This is not true. Quite clearly, the function has to be differential. But of course I assume that was implied. However more importantly, Newton's method will only work locally. For the function

There is only one zero, at x = 0. For x_0 < 0.5, Newton's method will converge. For x_0 > 0.5, it will diverge to infinity. For x_0 = 0.5, it will oscillate between 0.5 and -0.5, never converging.

The best you can say about Newton's method is the following: Converge is guaranteed if g is a differential function with continuous derivative, and x_0 is close enough to the zero, and the derivative at that point is nonzero.

This is how I think you want to define \tilde{f}:

Now it should be clear such a limit doesn't always exist, indeed would be quite rare for most functions. I'm not sure what A is, you introduce it without saying anything about it. Is that a recursive definition? An infinitely recursively defined function is not well-defined. Then you have the differential equation involving A which you solve, and this would seem to imply that the above is not the definition of A. So what is it?

Next you assume that A has a zero. But if A had a zero, then your work in solving the differential equation:

Would be entirely invalid! You can't simply assume that A has a zero when your work requires you to divide by that zero.

As for your final identity, I don't know if I am reading the symbols correctly, but it doesn't seem to work for f(x) = x at the point x=1.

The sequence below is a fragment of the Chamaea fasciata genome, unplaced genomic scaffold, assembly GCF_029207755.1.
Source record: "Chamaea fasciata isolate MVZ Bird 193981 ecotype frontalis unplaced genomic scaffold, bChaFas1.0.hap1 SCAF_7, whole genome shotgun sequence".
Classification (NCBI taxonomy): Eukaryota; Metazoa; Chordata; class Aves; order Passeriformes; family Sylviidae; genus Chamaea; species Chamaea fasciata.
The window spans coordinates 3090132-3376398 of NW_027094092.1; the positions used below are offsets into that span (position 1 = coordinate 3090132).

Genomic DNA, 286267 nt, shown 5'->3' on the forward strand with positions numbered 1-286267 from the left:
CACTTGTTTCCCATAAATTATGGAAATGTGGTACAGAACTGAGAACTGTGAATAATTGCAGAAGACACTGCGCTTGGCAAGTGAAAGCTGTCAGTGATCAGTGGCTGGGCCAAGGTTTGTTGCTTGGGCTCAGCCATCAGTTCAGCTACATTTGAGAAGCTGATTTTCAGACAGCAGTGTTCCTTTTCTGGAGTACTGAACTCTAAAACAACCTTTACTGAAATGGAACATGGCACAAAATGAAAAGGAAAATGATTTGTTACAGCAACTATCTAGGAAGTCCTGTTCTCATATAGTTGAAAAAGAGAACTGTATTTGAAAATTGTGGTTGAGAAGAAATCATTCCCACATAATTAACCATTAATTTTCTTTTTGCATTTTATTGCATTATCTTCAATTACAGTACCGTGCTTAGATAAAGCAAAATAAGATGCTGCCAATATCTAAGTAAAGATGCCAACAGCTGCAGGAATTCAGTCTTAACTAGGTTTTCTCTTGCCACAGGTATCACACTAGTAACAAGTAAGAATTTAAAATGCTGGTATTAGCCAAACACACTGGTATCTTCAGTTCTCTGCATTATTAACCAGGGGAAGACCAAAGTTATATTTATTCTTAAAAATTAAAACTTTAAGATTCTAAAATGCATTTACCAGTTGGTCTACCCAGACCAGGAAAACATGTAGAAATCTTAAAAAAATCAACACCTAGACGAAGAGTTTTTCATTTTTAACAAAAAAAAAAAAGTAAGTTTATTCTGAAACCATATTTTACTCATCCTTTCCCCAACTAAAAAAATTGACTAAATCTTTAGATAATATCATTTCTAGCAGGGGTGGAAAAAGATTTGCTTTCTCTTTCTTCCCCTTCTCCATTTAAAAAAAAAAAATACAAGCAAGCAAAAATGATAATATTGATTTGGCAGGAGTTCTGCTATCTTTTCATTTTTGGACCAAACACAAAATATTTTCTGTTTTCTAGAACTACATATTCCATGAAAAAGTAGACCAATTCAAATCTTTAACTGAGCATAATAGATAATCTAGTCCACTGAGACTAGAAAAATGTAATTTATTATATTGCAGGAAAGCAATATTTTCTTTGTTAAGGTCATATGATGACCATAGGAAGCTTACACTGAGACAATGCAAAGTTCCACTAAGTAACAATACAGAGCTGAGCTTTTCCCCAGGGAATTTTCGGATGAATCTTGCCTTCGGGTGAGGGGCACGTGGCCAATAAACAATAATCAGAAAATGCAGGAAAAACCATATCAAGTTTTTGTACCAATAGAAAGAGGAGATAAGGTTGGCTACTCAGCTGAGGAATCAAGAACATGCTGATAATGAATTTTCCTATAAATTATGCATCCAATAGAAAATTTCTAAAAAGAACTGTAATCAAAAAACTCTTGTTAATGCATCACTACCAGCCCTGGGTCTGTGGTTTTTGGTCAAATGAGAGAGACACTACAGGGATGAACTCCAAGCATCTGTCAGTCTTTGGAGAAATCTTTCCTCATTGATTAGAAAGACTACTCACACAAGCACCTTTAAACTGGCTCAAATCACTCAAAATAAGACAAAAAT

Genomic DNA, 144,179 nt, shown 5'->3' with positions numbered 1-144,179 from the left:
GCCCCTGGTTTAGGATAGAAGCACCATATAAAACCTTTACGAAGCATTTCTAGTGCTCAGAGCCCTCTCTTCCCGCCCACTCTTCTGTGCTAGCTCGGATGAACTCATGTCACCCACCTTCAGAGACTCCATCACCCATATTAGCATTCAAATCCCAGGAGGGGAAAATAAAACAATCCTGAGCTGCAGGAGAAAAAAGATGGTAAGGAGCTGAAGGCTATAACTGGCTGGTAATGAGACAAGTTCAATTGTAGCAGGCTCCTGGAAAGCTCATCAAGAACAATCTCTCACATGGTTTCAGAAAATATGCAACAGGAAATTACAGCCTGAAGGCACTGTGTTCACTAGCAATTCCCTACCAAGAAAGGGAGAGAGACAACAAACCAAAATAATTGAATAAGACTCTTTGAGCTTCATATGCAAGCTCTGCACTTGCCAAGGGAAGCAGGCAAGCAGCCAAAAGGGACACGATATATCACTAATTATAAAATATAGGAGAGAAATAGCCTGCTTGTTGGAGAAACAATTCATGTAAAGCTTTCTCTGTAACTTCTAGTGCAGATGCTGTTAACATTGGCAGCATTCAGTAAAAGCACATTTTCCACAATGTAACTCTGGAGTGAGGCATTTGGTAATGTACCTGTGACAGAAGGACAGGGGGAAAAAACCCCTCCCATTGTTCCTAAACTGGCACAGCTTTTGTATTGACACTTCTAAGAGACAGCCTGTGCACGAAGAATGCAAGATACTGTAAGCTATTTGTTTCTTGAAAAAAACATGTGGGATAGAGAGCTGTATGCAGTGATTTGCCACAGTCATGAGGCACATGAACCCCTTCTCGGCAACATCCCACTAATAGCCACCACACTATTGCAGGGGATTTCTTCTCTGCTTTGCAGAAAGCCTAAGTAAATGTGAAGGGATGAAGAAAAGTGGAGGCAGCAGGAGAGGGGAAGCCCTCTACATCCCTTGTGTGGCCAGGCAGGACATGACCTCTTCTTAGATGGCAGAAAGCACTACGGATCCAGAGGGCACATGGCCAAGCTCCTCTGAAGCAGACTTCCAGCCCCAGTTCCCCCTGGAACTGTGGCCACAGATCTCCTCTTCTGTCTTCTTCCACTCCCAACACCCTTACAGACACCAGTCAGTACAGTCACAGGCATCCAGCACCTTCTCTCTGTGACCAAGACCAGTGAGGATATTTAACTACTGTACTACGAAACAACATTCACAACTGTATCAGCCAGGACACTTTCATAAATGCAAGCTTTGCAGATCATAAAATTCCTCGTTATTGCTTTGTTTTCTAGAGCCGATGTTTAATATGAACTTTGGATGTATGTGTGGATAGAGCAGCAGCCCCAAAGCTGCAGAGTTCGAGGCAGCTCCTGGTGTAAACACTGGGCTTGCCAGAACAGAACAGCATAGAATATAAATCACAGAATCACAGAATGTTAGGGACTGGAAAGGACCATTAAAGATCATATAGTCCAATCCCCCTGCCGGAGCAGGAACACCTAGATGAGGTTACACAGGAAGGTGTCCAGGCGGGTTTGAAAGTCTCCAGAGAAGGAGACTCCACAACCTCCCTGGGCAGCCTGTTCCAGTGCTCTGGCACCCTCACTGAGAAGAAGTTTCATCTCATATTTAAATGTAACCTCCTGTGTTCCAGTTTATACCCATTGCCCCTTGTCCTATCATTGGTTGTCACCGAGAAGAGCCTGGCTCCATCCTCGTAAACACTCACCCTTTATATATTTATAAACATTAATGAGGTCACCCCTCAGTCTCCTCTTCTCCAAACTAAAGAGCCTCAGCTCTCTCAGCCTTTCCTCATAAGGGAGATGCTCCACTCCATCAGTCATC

"In the real world, this would be a problem. But in mathematics, we can just define a place where this problem doesn't exist. So we'll go ahead and do that now..."

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**Ricky****Moderator**- Registered: 2005-12-04
- Posts: 3,791

Many functions will give counter examples: e^x with x=2, then \tilde{f} = infinity and

"In the real world, this would be a problem. But in mathematics, we can just define a place where this problem doesn't exist. So we'll go ahead and do that now..."

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**bobbym****Administrator**- From: Bumpkinland
- Registered: 2009-04-12
- Posts: 107,736

Hi;

It stands to reason that for any function (regardless of how we define) we will always find a zero, if it exists.

Sorry, I forgot about that, as we started discussing other things. Rick is absolutely right newtons iteration is somewhat notorious. It will not always converge to a zero. Sometimes newtons will head off to the complex plane, other times it will oscillate. Still other times it will converge to extrema which are not roots, When functions have zeros that are multiple or extremely close together, newton's method will have major problems.

I urged you to treat your idea as a fixed point where f(x) = x. Then you will be on firm mathematical ground.

**In mathematics, you don't understand things. You just get used to them.****If it ain't broke, fix it until it is.**** Always satisfy the Prime Directive of getting the right answer above all else.**